Bill introduced to establish clean fuels standard in Minnesota

By Erin Voegele | March 11, 2021

Legislation introduced in the Minnesota Legislature in March aims to establish a clean fuels standard (CFS) that would require a 20 percent reduction in the carbon intensity of transportation fuel sold within the state by 2035 when compared to a 2018 baseline.

The bill, HF 2083 or the “Future Fuels Act,” was introduced in the Minnesota House of Representatives on March 10 and referred to the House Committee on Commerce, Finance and Policy. A companion bill, SF 2027, was introduced in the Minnesota Senate the following day and referred the Senate Committee on Energy and Utilities Finance and Policy.

To implement the CFS, state agencies would complete a rulemaking to establish a schedule of annual standards that steadily decrease the carbon intensity of transportation fuels. Obligated parties could comply with the CFS by producing or importing transportation fuels that have a carbon intensity at or below the level of that year’s standard, or by purchasing credits.

Ethanol, biodiesel, renewable diesel, renewable natural gas (RNG), sustainable aviation fuel (SAF), propane, renewable propane, hydrogen, and electricity are among the fuels that could be used to comply with the CFS.

The American Coalition for Ethanol has spoken out in support of the bill, noting it will help increase the use of E15 and higher ethanol blends in Minnesota, reward farmers for climate-smart practices to help reduce the overall carbon intensity of corn ethanol, and support economic development for Minnesota.

“ACE has been working for nearly three years to mobilize support for clean fuel policies in the Midwest,” said Brian Jennings, CEO of ACE. “We are grateful Minnesota is taking the first step through the Future Fuels Act and we expect other states to follow in the future.”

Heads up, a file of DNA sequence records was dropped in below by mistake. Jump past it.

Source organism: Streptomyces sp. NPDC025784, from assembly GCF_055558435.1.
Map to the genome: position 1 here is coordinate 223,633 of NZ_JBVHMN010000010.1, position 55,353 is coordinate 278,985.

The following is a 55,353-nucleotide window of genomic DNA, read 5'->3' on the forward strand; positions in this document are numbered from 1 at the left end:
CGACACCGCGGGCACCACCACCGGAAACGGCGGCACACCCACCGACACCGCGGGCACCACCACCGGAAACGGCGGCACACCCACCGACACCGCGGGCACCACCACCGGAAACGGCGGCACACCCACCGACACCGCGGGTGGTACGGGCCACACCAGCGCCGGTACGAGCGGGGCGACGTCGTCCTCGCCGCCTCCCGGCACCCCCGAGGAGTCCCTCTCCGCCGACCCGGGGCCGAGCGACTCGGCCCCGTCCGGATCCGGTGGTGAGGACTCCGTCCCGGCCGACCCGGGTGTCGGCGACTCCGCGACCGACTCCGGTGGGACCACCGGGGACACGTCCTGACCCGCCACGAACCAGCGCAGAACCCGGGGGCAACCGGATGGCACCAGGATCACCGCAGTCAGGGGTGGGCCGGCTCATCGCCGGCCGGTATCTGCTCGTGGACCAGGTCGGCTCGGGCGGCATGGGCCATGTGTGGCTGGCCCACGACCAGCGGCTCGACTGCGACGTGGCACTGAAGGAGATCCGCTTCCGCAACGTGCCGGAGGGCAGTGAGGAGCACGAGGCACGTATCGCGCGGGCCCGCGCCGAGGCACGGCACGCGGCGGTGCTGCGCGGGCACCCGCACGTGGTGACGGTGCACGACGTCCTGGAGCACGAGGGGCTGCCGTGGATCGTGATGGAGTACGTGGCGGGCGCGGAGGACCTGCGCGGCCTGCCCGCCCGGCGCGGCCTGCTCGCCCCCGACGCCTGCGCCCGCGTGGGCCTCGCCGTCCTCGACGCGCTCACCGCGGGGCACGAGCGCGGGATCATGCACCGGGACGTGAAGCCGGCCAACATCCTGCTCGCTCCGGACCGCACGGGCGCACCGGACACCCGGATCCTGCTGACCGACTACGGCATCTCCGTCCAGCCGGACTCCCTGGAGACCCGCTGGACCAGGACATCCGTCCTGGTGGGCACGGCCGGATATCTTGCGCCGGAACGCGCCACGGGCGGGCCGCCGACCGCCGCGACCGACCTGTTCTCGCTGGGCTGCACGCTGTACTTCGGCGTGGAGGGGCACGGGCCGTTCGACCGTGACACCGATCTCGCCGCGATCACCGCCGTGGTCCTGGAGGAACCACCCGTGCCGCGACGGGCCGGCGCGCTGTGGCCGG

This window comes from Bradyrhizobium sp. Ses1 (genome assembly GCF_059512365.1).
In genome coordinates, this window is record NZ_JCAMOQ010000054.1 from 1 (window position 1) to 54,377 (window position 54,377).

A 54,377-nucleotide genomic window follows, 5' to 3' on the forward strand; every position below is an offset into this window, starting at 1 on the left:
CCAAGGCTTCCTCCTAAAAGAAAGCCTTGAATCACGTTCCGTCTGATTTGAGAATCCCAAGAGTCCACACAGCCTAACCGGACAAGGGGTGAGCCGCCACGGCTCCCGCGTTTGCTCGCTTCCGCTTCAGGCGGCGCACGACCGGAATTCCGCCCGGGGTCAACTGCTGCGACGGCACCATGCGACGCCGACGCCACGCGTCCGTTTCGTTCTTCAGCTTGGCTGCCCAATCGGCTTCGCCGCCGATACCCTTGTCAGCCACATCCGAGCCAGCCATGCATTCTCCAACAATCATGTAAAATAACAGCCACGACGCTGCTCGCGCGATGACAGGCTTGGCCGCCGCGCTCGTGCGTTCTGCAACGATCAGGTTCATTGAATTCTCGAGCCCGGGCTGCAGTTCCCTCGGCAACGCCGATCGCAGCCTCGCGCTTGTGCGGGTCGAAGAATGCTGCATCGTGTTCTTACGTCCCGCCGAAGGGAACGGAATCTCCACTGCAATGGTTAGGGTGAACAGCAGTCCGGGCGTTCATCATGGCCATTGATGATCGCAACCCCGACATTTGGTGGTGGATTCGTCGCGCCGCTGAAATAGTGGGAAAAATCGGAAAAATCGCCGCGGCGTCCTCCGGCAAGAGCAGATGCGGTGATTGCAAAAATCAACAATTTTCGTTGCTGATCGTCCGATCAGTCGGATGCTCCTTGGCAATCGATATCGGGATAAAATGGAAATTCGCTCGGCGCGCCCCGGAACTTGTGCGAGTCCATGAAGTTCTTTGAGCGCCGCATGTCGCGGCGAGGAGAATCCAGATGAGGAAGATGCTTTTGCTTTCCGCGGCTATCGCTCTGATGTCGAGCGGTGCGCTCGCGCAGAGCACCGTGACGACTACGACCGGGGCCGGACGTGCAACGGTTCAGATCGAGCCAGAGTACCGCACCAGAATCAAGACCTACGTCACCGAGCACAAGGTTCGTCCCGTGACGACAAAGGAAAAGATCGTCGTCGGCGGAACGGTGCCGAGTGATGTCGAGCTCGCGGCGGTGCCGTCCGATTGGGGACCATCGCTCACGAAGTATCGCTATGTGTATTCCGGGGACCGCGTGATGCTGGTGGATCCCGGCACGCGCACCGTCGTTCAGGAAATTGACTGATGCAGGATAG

The 25-member Minnesota Future Fuels Coalition, which is facilitate by the Great Plains Institute, is also throwing its support behind the Future Fuels Act.  “Minnesota is behind schedule in achieving bipartisan transportation greenhouse gas reduction and clean fuel adoption goals and we believe that a clean fuels policy, such as the proposed Future Fuels Act, can help get the state back on track,” said Brendan Jordan, vice president for transportation and fuels at the Great Plains Institute.

"This coalition and legislation is a much-needed complement to the Governor’s Council on Biofuels and other efforts to ensure Minnesota as one of the nation's leaders in encouraging domestically-produced renewable ethanol and other clean transportation fuels that benefit our consumers, farmers and environment," added Tim Rudnicki, executive director of the Minnesota Bio-Fuels Association. 

The Future Fuels Act is not the only legislation pending in Minnesota that would serve to increase the use of biofuels. Bills were also introduced last month that aim to make E15 the standard gasoline blend within the state and provide fuel dealers with a tax credit for the sales of gasoline blended with 15 to 85 percent ethanol.

Additional information, including a full copy of the Future Fuels Act, is available on the Minnesota Legislature website.